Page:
ALL Malaysian patriots would surely welcome the Government’s proposed new Environmental Protection Act (EPA), which would replace the Environmental Quality Act 1974.
Indeed, it would give new hope for our environment, which has been showing dangerous and even deadly evidence of rapid deterioration.
Natural Resources and Environment Minister Datuk Seri Dr Wan Junaidi Tuanku Jaafar and his environment-friendly team must be commended for their strenuous efforts in pushing for this new legislation against destructive pollution which has been going on for so long, so widely and so carelessly all over our country, leaving us despondent. The new law therefore gives us all fresh hope in the future of our environment and country.
But why did it take so long to materialise? Were vested interests or politics or sheer indifference responsible for this delay in introducing a more effective law to combat pollution much earlier?
We have to give credit to civil society for urging the Government to act more forcefully against environmental criminals. And to be fair, the Government also deserves appreciation for finally wanting to adopt tougher laws against polluters.
Will the new law come through and actually work? The proof of the pudding will be in the eating. Public expectations have now been considerably raised and the Government must thus deliver.
Firstly, we earnestly hope the Attorney-General’s Chambers will approve and improve the 91 sections of the EPA, which includes 41 more provisions. Let’s hope there will be no watering down of the effectiveness of the proposed law.
Secondly, we hope the new law will be updated to meet the new norms of the United Nation’s 17 Sustainable Development Goals and the global best practices. This will ensure that our laws are up to date.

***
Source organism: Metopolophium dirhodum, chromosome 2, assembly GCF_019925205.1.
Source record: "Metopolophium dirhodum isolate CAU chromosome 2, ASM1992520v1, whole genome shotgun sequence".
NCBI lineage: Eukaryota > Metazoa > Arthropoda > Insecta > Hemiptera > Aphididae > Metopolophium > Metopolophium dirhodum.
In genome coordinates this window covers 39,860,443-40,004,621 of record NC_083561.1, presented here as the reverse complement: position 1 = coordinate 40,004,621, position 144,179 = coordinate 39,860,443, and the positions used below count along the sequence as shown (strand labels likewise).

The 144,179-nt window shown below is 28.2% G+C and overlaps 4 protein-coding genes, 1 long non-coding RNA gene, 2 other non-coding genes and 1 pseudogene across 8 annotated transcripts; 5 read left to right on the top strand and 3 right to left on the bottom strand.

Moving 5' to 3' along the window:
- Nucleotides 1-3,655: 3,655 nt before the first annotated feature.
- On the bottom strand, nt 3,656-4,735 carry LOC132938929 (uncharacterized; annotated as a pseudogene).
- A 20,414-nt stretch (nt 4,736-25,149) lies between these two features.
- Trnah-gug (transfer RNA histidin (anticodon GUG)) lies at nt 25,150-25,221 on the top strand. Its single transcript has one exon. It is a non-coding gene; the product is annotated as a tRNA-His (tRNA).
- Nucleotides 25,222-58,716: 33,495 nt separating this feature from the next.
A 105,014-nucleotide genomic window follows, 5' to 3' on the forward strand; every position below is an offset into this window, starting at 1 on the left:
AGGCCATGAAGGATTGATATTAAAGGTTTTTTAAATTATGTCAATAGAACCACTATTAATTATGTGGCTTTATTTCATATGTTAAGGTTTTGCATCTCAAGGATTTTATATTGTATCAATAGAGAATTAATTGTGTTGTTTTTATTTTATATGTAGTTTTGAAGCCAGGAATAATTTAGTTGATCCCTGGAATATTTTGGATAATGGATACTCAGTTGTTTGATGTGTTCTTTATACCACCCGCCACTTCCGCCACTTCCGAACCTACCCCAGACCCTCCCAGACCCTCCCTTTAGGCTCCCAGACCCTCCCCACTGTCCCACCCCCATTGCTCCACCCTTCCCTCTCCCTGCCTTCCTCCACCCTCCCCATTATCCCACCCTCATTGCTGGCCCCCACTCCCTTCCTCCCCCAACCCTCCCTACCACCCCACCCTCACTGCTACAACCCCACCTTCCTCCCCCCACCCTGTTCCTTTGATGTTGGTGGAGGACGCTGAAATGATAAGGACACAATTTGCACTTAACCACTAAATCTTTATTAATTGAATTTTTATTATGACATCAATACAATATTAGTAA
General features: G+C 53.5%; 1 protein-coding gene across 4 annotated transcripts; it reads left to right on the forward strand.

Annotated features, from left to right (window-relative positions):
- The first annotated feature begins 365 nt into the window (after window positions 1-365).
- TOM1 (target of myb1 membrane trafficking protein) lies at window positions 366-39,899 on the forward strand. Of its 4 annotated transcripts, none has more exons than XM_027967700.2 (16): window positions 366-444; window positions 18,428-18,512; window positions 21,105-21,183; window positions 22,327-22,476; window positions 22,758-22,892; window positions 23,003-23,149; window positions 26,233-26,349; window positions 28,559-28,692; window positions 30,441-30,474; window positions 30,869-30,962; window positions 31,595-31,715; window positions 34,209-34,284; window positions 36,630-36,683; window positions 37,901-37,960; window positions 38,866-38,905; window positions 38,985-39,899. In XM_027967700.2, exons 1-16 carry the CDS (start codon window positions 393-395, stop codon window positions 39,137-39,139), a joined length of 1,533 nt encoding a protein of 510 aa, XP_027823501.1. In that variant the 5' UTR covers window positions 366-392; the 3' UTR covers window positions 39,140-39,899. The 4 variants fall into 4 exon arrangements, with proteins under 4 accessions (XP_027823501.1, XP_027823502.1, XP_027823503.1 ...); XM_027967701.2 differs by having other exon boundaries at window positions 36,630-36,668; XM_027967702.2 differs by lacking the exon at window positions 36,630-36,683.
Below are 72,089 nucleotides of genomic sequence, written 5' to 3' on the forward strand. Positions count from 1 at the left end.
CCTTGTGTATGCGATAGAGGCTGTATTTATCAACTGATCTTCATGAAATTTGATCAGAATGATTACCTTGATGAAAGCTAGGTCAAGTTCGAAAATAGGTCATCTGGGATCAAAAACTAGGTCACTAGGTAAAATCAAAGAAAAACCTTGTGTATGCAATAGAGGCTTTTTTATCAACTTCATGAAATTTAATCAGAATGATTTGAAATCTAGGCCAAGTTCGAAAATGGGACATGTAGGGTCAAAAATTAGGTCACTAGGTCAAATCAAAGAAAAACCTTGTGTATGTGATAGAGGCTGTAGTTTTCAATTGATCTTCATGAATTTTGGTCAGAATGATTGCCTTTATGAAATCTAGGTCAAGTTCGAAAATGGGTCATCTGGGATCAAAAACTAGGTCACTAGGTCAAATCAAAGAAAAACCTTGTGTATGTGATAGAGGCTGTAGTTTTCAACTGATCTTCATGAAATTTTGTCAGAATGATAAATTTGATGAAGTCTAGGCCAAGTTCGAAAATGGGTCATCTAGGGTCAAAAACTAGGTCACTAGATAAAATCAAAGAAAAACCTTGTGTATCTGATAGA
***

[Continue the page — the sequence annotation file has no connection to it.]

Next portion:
State governments have to give their full support to this new law. If they are reluctant to do so, then the whole legislative process can be badly delayed.
If this happens, the rakyat will hope that the highly influential Council of Rulers will step in to advise the state legislatures to be more progressive to save the day and Mother Earth as well.
Under the proposed law, the National Physical Development Council together with the National Land Council will be empowered to approve or reject high-impact projects.
This move will certainly make the difference as, at present, the Department of Environment can only give advice, and these tend to be ignored. This has led to natural disasters such as floods, landslides, river silting and coastal erosion.
The new law will remove the approving authority, power and influence of the state and local councils.
The proposed Environmental Management Tools would make it compulsory for industries and developers to self-regulate. This is a clever move as we cannot expect environment officials to be everywhere to catch prospective polluters red-handed.
Armed with just their smartphones, members of the public and environmental organisations can provide vital assistance to the authorities to arrest polluters fast and at little or no cost. This would be the opportunity for civil society to give concrete support to combat pollution.
Will civil society take the challenge? I am confident it will.
We have all suffered from rising pollution and the deteriorating environment in our beloved country. Posterity will suffer even more if we don’t tackle pollution more firmly and aggressively now.
Thus, the Federal Government’s proposed new anti-pollution law is therefore most welcome. We hope that with even more improvements from the AG and NGOs, this new law will be passed and implemented with a strong political will.
We also sincerely hope that our society will be fully consulted and their views diligently taken into account when finalising the new environmental law.
The rakyat must be assured that there is new hope finally for our environment with the early passing in Parliament of this law and they would have more confidence and faith in the future.
TAN SRI RAMON NAVARATNAM
Asli Center for Public Policy Studies